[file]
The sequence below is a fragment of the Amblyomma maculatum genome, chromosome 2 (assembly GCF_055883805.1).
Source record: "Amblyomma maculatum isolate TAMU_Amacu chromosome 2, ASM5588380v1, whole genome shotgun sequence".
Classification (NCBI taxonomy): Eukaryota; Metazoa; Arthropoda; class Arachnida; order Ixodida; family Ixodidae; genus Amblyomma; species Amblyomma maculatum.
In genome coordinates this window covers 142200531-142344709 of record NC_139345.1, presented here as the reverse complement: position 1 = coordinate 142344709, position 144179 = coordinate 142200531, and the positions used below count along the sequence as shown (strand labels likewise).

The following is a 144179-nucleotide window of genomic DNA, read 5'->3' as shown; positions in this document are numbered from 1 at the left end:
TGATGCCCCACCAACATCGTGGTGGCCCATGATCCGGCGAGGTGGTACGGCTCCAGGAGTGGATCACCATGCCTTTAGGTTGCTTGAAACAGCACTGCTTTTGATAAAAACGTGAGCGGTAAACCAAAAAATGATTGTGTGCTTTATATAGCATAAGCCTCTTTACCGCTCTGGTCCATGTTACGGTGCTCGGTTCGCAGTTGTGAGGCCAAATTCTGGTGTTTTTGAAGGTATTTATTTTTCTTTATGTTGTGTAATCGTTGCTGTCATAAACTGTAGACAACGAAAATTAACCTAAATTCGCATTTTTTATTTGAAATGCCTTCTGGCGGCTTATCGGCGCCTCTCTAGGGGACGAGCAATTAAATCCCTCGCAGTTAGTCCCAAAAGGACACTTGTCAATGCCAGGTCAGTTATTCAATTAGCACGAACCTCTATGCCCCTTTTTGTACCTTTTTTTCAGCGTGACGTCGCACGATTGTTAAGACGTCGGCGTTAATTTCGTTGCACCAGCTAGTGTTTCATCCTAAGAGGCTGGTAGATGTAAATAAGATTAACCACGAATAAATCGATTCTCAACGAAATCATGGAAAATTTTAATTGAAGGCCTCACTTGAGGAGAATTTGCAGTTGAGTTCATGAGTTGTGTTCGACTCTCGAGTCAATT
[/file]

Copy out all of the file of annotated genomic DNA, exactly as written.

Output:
The sequence below is a fragment of the Amblyomma maculatum genome, chromosome 2 (assembly GCF_055883805.1).
Source record: "Amblyomma maculatum isolate TAMU_Amacu chromosome 2, ASM5588380v1, whole genome shotgun sequence".
Classification (NCBI taxonomy): Eukaryota; Metazoa; Arthropoda; class Arachnida; order Ixodida; family Ixodidae; genus Amblyomma; species Amblyomma maculatum.
In genome coordinates this window covers 142200531-142344709 of record NC_139345.1, presented here as the reverse complement: position 1 = coordinate 142344709, position 144179 = coordinate 142200531, and the positions used below count along the sequence as shown (strand labels likewise).

The following is a 144179-nucleotide window of genomic DNA, read 5'->3' as shown; positions in this document are numbered from 1 at the left end:
TGATGCCCCACCAACATCGTGGTGGCCCATGATCCGGCGAGGTGGTACGGCTCCAGGAGTGGATCACCATGCCTTTAGGTTGCTTGAAACAGCACTGCTTTTGATAAAAACGTGAGCGGTAAACCAAAAAATGATTGTGTGCTTTATATAGCATAAGCCTCTTTACCGCTCTGGTCCATGTTACGGTGCTCGGTTCGCAGTTGTGAGGCCAAATTCTGGTGTTTTTGAAGGTATTTATTTTTCTTTATGTTGTGTAATCGTTGCTGTCATAAACTGTAGACAACGAAAATTAACCTAAATTCGCATTTTTTATTTGAAATGCCTTCTGGCGGCTTATCGGCGCCTCTCTAGGGGACGAGCAATTAAATCCCTCGCAGTTAGTCCCAAAAGGACACTTGTCAATGCCAGGTCAGTTATTCAATTAGCACGAACCTCTATGCCCCTTTTTGTACCTTTTTTTCAGCGTGACGTCGCACGATTGTTAAGACGTCGGCGTTAATTTCGTTGCACCAGCTAGTGTTTCATCCTAAGAGGCTGGTAGATGTAAATAAGATTAACCACGAATAAATCGATTCTCAACGAAATCATGGAAAATTTTAATTGAAGGCCTCACTTGAGGAGAATTTGCAGTTGAGTTCATGAGTTGTGTTCGACTCTCGAGTCAATT